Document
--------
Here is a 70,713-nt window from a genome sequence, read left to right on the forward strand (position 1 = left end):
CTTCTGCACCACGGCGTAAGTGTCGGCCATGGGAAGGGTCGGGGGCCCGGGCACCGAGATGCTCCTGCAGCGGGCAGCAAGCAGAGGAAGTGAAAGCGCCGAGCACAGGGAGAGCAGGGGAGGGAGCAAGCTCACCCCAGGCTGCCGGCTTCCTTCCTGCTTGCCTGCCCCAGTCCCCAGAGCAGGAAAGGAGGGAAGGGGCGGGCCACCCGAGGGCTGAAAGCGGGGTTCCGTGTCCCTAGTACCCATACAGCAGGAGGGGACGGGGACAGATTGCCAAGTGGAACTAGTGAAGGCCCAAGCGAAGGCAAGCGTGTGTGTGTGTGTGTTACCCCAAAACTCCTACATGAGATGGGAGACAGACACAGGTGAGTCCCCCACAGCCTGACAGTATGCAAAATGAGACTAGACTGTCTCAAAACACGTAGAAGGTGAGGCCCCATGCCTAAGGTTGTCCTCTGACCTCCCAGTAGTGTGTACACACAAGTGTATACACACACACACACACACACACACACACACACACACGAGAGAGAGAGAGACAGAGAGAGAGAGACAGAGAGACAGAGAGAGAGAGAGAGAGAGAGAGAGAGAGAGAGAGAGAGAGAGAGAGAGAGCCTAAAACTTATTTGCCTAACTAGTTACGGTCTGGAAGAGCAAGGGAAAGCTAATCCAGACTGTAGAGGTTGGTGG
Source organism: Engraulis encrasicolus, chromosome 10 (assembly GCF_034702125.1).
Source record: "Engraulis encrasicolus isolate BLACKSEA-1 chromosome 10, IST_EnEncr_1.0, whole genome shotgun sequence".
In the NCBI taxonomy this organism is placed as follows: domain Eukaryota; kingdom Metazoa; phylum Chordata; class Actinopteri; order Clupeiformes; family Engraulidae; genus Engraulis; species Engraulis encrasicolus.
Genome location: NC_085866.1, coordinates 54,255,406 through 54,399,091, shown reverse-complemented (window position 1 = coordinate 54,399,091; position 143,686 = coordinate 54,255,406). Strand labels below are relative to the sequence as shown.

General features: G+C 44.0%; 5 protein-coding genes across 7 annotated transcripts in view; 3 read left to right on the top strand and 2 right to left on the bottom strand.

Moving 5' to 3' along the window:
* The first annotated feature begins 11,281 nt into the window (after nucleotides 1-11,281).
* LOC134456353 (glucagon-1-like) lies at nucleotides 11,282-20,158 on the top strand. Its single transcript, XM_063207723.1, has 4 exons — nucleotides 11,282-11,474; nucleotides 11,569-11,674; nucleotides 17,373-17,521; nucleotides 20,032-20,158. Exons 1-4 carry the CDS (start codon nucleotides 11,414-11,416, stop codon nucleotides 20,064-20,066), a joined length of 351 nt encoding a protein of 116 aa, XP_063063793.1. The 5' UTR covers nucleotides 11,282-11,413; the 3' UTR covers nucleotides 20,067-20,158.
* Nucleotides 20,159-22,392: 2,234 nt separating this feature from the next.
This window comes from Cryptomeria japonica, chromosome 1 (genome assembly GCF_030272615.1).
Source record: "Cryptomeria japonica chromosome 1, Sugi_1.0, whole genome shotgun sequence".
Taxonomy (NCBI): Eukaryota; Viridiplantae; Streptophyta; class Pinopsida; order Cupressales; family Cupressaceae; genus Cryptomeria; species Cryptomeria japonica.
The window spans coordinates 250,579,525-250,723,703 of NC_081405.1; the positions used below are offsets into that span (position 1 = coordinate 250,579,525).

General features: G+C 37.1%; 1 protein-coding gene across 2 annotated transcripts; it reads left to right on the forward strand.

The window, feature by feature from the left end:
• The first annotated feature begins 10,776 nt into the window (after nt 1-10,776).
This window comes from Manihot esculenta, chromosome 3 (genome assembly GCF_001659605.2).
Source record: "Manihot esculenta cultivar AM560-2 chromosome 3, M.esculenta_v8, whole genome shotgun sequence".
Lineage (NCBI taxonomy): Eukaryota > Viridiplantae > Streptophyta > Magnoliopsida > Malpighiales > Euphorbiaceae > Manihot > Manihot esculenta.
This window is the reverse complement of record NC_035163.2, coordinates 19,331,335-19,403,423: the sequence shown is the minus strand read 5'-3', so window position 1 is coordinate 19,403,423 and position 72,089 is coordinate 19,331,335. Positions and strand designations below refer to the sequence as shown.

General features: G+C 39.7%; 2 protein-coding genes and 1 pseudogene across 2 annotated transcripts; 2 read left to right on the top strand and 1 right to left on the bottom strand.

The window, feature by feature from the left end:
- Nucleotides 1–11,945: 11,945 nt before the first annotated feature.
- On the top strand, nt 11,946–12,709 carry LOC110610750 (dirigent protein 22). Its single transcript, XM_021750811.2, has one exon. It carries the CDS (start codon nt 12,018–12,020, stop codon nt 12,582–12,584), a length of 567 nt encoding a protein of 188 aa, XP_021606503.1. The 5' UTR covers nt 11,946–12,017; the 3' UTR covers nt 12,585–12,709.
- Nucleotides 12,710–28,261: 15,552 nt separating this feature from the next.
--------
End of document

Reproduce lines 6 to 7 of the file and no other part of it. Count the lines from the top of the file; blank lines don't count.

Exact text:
Genome location: NC_085866.1, coordinates 54,255,406 through 54,399,091, shown reverse-complemented (window position 1 = coordinate 54,399,091; position 143,686 = coordinate 54,255,406). Strand labels below are relative to the sequence as shown.

General features: G+C 44.0%; 5 protein-coding genes across 7 annotated transcripts in view; 3 read left to right on the top strand and 2 right to left on the bottom strand.